I was inclined to agree at the time. The icons all look very similar, and it seemed like they had indeed made a lame effort that would also prove to become a barrier to usability as users spent more time reading icons than looking at them at a glance to tell them apart and find the application they were looking for. Corporate branding appeared to have won out over truly usable and useful design (again). Not to mention they had abandoned the history of art alluded to and represented by Illustrator’s Venus icon as it had progressed over the years (actually already lost in CS and CS 2) and just cool expressive illustrations in general. Letters in a box? This is what the design team of the world’s leading producer of design software comes up with? Come on!
I’ve since changed my mind though. I now think the bold colors and square icons are really strong and stand out well. It’s easy to find the CS3 apps from all the other programs you may be running, especially when using the keyboard shortcut Apple -Tab to quickly switch through apps. The brightness and shape help the CS3 apps stand out, and the color is quick to get used to if you use them frequently as most people involved in digital production will.
God, I would love to elect a black man or a chick! Believe me man, I want nothing more than the most radical change possible from this dogshit-crap-fest we are currently calling our democracy. What a perfect time for a woman and a black man to be staging serious runs at the White House!
But something is wrong. These inherently radical candidates are watering down their message to the typical, useless, centrist Democratic drivel that has lost the Dems the last two Presidential races: races they were practically handed on a platter.
And John Edwards, the rich white man from the south, is actually the one saying the most revolutionary things.
Shit like this is why no one cares anymore. God, it’s all so obvious and lame.
Here’s the deal, though I’ve not had the personal confidence to follow it: Apple’s stock continues to be primed for future growth regardless of iPods or any new product releases. Don’t sell it yet, no matter how high it gets.
No one is talking about computers anymore; with all the iPods, iTunes, iTunes Store, TV, and iPhone discussion; but Apple is still making them and selling more than ever-to the tune of 1.6 million last quarter. The PC market has matured quickly and dramatically over the past two decades, but that growth has stabilized notably in recent years, to the point that a PC has become a commodity. A functionally identical Windows machine has become the end product of every PC vendor, leaving price and support as the only possible fronts to differentiate and compete on. The price wars have hit bottom, and there is no where left to grow in that direction. Witness Dell’s inability to maintain growth and the reinstatement of Michael Dell as Chairman to turn them back around. Sorry to Michael, but this is not a game that you can win. Unfortunately for everyone, the two battlefronts of price and support are mutually exclusive and your HPs and Dells cannot go both ways. Support is expensive and cost-cutting hates expense. The best any Windows vendor can hope for from their PC business is to follow and maybe slightly outpace the industry growth average. In publicly held businesses, growth is king. Game Over.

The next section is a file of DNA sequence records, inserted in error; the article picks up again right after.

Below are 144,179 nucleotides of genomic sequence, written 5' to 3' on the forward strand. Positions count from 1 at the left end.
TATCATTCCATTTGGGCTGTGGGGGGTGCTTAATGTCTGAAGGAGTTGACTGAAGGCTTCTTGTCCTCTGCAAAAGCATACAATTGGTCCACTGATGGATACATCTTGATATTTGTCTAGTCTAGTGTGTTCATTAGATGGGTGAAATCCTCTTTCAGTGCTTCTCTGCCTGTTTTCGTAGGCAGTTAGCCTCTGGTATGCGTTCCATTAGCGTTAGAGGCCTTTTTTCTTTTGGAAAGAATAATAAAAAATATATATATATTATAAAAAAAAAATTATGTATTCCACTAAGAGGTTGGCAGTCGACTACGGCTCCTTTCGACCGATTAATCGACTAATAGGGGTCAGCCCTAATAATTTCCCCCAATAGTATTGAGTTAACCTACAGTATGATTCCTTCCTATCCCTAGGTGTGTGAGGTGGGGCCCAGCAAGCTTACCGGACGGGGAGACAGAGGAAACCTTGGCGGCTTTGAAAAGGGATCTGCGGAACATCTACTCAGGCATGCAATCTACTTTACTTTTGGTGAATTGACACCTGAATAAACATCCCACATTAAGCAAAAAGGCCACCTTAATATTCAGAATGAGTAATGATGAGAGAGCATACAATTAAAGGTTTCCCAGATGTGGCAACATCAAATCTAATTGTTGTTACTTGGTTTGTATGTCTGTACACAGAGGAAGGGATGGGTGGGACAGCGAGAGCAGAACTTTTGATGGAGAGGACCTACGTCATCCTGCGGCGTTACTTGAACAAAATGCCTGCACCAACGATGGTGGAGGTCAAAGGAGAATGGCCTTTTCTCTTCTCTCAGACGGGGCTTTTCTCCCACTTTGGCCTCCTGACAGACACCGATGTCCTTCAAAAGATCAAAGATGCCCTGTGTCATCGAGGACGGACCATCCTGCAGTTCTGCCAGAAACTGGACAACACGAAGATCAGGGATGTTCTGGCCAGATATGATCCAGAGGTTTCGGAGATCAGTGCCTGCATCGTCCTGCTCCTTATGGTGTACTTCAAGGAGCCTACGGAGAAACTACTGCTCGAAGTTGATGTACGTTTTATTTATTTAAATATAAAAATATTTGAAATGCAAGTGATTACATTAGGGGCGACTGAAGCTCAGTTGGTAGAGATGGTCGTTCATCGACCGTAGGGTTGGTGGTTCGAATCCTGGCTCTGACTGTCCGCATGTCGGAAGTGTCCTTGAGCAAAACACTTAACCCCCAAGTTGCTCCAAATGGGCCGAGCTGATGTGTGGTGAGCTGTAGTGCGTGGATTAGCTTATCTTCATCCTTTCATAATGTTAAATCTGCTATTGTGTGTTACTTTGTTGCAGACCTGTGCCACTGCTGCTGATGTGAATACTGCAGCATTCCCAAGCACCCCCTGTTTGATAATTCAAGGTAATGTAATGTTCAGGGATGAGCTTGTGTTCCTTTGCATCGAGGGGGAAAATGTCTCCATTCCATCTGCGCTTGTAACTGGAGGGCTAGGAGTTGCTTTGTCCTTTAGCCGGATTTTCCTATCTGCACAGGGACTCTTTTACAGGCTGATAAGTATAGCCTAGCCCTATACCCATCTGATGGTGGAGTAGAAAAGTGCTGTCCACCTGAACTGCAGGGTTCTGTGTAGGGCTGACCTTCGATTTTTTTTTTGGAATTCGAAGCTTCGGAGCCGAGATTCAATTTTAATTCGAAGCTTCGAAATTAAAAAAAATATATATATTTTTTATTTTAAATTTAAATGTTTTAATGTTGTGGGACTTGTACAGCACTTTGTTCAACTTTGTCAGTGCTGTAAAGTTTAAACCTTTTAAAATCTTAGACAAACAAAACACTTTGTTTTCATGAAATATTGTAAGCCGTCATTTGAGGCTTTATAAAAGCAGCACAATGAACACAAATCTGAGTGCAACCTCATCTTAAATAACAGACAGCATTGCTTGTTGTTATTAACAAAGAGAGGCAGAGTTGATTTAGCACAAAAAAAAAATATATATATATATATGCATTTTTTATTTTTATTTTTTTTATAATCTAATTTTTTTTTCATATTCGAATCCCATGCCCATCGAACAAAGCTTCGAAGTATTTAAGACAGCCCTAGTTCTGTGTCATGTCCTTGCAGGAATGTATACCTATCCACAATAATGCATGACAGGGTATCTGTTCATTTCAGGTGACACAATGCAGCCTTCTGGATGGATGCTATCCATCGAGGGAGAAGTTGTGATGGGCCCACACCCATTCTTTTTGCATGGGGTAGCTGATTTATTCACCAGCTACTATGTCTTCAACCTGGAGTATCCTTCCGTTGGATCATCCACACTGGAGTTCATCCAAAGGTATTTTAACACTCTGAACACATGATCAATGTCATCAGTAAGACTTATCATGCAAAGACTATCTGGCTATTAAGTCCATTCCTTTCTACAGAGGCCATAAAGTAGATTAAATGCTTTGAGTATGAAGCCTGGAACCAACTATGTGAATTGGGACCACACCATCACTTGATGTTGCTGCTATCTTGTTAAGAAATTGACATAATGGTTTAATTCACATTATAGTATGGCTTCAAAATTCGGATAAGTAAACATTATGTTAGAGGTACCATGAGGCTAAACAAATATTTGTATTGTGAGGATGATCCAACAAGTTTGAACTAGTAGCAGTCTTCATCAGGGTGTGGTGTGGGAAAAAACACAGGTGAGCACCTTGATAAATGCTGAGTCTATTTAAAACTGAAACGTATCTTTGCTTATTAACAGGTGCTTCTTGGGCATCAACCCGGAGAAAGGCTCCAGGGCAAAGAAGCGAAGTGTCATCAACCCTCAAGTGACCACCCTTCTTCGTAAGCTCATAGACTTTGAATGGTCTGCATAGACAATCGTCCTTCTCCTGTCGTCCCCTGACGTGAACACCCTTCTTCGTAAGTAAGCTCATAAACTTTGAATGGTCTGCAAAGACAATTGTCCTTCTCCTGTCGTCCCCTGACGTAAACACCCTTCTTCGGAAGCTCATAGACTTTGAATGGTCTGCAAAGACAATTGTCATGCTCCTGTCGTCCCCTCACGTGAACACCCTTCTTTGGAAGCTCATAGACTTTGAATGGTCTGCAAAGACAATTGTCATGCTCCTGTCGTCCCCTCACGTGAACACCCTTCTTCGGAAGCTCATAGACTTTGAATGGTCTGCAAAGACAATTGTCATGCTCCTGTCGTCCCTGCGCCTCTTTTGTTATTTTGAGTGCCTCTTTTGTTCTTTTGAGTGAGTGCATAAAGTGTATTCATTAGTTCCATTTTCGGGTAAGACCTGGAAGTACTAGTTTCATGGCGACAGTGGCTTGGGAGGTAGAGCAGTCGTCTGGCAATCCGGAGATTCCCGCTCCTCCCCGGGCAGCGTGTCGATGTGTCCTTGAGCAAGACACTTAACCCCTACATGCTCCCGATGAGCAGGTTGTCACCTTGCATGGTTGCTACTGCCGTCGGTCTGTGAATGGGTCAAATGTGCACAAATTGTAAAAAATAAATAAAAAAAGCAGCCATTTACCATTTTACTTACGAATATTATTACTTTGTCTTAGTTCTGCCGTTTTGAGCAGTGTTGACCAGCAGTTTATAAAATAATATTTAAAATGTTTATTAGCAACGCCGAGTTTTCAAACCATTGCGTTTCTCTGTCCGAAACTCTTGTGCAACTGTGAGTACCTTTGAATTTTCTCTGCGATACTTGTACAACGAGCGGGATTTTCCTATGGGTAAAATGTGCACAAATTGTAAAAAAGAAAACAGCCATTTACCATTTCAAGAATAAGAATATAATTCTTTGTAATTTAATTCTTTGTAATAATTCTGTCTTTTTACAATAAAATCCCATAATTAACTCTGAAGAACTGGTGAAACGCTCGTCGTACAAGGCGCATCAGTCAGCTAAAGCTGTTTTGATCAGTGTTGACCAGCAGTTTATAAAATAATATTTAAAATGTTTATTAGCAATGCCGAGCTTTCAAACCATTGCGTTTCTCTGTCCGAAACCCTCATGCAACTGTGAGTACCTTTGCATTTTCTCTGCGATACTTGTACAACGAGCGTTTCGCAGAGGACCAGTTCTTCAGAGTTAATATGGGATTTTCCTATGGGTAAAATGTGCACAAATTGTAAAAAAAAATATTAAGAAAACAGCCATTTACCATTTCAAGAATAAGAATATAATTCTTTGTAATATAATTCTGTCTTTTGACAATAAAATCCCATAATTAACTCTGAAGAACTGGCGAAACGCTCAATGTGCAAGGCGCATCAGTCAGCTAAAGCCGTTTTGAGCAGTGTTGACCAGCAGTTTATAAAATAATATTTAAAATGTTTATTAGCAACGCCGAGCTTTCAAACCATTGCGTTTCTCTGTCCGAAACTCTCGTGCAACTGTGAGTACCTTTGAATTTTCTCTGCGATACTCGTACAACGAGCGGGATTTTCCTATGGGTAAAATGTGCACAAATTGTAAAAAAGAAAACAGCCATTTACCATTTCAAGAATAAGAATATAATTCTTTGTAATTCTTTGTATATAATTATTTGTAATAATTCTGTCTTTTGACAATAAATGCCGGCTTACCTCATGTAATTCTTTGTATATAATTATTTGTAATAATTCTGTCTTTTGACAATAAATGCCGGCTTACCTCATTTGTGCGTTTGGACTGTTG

Queue the exception to this bleak scenario: Apple has recently shown that it can outpace the industry growth average. Last quarter their computers sold 28% more than the year-ago quarter while the industry grew at just 9%. Why is this? Apple has done a good job of staying competitive on price for comparable hardware, while not pursuing the low end of the market at all in terms of low price or low performance. Which is nice, but they have clearly chosen to pursue support as a key differentiator more than price. And they’re not bad at it either, having convincingly won all Consumer Reports awards for tech support and customer satisfaction for half a dozen years running.
But the real magic is the Mac itself, which is just designed better and sports an entirely different Operating System and suite of software than that of any other PC maker.This leaves Apple in the enviable, but not accidental, position of being the only manufacturer capable of delivering a differentiated product in an otherwise commodity market. This will allow their sales to grow. This means money, if you own stock. Plus they invented the friggin iPod, have you heard of it?